Perhaps I’ll go and grab a smaller canvas and paint it again. That would mean that I have to take myself to the art shop though which is never an action to take lightly as who knows what I’ll come back with.
Although Michael had been born in London his somewhat eccentric Nigerian parents would always tell him ‘It began in Africa’. Of course Michael could only ever think of the song by the Chemical Brothers whenever his parents said it but then it would always be accompanied by a weird and wonderful African legend or morality tale.
His parents, it turned out, were truly encyclopaedic on the subject. Over the years he’d heard hundreds of these tales and decided to rate the nations involved on the quality of their storytelling. He had every intention of visiting them all, in the order he’d worked, to find out if he was right. This was going to take a while…
Made on a National Geographic map of Africa using the power of imagination, spray paint, stencils and acrylic. It is 48 x 63 cm in size. Drop us a line or it’ll be on our Big Cartel page soon.
When I originally found this map of Doncaster in a big box of assorted maps underneath my desk I thought ‘This is perfect’, I know a few people from Donny so I’m sure I can come up with something smart and urbane. Then, of course, inspiration deserted me and left me staring at a map of Yorkshire with no grand plan in sight.
After staring at the map for what could have been a week I decided to get in touch with someone from Donny to try and help me find a little inspiration. They gave me the following to work with:
1. Jeremy Clarkson – his mother had the Paddington bear factory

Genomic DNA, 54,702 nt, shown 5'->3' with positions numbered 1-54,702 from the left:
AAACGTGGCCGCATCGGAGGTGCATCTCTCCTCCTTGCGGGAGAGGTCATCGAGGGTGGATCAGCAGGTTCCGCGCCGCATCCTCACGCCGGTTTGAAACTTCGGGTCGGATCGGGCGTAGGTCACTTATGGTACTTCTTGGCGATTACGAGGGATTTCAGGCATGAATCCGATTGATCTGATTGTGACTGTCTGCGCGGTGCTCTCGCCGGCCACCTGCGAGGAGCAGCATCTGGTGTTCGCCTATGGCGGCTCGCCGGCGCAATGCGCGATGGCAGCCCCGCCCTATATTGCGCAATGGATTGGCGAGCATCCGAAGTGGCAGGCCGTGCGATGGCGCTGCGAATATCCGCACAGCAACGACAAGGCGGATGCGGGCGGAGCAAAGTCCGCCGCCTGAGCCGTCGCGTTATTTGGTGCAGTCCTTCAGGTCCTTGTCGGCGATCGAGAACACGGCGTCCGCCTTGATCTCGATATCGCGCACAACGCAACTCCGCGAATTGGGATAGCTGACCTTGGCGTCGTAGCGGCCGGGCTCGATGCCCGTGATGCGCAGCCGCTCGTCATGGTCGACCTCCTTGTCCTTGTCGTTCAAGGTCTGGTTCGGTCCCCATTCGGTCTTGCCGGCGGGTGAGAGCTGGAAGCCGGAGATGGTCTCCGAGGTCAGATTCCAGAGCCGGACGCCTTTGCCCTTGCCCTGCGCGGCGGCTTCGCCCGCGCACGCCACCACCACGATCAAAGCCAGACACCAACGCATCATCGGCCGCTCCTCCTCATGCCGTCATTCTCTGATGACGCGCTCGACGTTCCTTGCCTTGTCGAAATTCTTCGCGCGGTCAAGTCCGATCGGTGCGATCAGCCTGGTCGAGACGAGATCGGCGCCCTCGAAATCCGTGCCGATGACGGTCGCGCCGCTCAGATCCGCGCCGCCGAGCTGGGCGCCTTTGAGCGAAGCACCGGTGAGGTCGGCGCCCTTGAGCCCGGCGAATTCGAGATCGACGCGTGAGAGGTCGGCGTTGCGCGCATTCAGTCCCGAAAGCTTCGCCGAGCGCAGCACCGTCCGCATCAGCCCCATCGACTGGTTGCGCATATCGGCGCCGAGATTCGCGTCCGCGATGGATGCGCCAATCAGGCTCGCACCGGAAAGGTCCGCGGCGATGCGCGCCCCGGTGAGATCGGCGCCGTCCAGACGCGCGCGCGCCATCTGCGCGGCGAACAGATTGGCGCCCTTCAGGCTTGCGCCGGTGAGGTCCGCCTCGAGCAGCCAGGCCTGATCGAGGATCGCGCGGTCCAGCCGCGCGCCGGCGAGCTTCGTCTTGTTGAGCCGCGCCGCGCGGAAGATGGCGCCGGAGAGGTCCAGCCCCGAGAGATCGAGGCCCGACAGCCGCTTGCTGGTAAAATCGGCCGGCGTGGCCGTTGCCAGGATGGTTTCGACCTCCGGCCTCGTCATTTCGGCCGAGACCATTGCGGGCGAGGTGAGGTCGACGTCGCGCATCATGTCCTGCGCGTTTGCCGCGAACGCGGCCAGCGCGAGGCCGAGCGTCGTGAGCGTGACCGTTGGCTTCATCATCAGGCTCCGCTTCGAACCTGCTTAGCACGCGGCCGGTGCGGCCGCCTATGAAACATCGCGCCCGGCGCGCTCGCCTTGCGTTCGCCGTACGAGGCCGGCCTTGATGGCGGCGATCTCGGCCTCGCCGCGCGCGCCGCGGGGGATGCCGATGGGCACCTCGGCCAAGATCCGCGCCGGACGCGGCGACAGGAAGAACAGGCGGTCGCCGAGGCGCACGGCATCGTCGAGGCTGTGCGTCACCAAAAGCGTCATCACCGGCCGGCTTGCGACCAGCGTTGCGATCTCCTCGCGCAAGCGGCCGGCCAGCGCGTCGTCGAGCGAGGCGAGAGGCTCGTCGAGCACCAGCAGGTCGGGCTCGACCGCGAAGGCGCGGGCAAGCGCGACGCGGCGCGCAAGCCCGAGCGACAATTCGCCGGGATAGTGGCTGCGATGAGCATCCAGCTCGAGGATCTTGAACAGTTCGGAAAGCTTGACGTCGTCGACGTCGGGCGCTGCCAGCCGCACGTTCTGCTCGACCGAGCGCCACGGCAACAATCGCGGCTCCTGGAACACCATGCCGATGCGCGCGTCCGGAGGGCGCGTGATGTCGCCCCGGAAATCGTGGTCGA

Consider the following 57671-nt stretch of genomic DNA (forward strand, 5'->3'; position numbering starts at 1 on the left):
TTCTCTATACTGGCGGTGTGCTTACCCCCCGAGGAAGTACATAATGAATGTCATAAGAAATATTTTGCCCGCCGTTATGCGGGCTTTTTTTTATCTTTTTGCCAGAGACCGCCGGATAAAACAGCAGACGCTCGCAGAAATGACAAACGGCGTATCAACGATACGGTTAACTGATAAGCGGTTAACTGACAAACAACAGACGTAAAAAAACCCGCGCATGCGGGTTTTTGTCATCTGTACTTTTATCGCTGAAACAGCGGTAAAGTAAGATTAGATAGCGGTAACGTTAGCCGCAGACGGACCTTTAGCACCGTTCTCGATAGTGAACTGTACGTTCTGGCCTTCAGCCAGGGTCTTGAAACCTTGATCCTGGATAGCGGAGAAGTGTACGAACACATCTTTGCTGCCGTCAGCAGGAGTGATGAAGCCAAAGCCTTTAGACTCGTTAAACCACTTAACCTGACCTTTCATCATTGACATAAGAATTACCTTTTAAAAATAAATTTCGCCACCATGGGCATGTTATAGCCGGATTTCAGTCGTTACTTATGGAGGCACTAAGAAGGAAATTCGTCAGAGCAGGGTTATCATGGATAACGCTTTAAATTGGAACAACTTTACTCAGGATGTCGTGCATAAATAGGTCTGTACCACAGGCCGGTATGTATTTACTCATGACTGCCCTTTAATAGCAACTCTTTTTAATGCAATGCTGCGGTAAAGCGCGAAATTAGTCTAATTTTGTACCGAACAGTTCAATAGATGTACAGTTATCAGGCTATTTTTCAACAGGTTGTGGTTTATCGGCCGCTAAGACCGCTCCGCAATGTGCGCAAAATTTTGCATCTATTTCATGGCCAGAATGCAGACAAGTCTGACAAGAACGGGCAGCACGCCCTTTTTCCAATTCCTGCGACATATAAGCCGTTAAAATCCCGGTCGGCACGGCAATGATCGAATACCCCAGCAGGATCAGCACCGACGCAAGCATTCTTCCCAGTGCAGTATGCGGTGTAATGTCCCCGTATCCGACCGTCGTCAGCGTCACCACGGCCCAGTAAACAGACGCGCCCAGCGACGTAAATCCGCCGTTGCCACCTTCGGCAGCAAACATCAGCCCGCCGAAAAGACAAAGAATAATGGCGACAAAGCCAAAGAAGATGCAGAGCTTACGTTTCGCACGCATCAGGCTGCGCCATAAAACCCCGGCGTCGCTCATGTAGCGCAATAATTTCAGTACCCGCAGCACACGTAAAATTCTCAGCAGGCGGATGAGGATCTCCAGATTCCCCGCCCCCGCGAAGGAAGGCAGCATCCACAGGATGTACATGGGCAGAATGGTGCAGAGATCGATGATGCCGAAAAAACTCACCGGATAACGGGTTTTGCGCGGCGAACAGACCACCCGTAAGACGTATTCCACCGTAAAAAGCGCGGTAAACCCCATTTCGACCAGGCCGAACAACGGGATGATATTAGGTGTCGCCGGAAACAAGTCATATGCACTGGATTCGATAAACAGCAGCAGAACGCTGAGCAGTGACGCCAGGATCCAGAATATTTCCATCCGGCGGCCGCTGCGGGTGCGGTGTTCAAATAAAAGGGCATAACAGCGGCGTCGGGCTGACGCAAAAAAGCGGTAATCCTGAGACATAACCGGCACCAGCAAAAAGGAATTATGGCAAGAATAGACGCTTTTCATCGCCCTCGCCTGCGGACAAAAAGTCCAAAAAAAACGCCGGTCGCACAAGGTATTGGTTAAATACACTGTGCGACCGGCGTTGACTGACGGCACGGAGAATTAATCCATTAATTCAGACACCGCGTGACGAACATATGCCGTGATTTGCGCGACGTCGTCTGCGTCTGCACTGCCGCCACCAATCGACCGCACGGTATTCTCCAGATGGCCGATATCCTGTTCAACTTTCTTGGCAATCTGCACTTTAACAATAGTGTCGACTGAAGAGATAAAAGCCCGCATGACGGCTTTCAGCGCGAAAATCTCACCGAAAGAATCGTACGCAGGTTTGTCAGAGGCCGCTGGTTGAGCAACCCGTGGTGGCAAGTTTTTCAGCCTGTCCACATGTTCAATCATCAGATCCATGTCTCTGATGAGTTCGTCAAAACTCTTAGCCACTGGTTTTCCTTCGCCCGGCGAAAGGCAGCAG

2. Kevin Keegan
3. Lesley Garrett
4. John Parr who did St Elmo’s fire tune, actually comes to our local pub
Very hard Hugo we are just a little mining town up North
And that was enough to get me on my way. First I thought I’d try the route of the Paddington Bear factory but sadly couldn’t come up with anything good enough, so moved on to number two but football is lost on me so I decided to move on to number three which didn’t really give me anything to work with either. This meant I had to try and come up with something using number four and I truly thought this would be the one. Who doesn’t like a catchy 80’s hit for inspiration? Again, however, I came up empty. I was just about to lose all hope of finding inspiration until I read the last line back to myself again and there it was…Just a little mining town up North.
It’s funny what turns up when you’re having a look through old photos. I must have just snapped this in the moment and then completely forgotten about it. It’s the cut out piece from a stencil we used when creating a gift for our cousin’s wedding and I just think the composition of the photo somehow hits the spot. Which is nice for something that is usually just discarded.
I like it enough to have it as the background image on my phone. So there.
We’re easily sidetracked, it appears. One half of id-iom had ventured out into the cold to scrape and blank out our previous wall as the weather was just about sunny enough. After an hour or so out there I head out to see how he’s getting on and rather than paint over the previous wall he’d decided to adapt it into something else entirely. Then I got involved. Then it got dark and we had to come back the next day to finish what we were doing. And it’s still not ready to be painted on again. Like I said, easily sidetracked.
Anyway, if at first glance you thought this was 90’s cartoon legend Johnny Bravo then you’d be very much mistaken. For this is his second cousin twice removed Johnny Omicron. He’s twice as chatty but half as much fun. Now he’s got to go. The wall will be blanked out…
As bad boy urban artists there’s not much that stands in our way, especially not some passive aggressive sign trying to tell us what not to do. No loitering, no smoking or sitting on the steps. No one tells us what not to do. Take THAT sign.
We make those kinds of rules up ourselves. And then break them anyway. That’s just the id-iom way.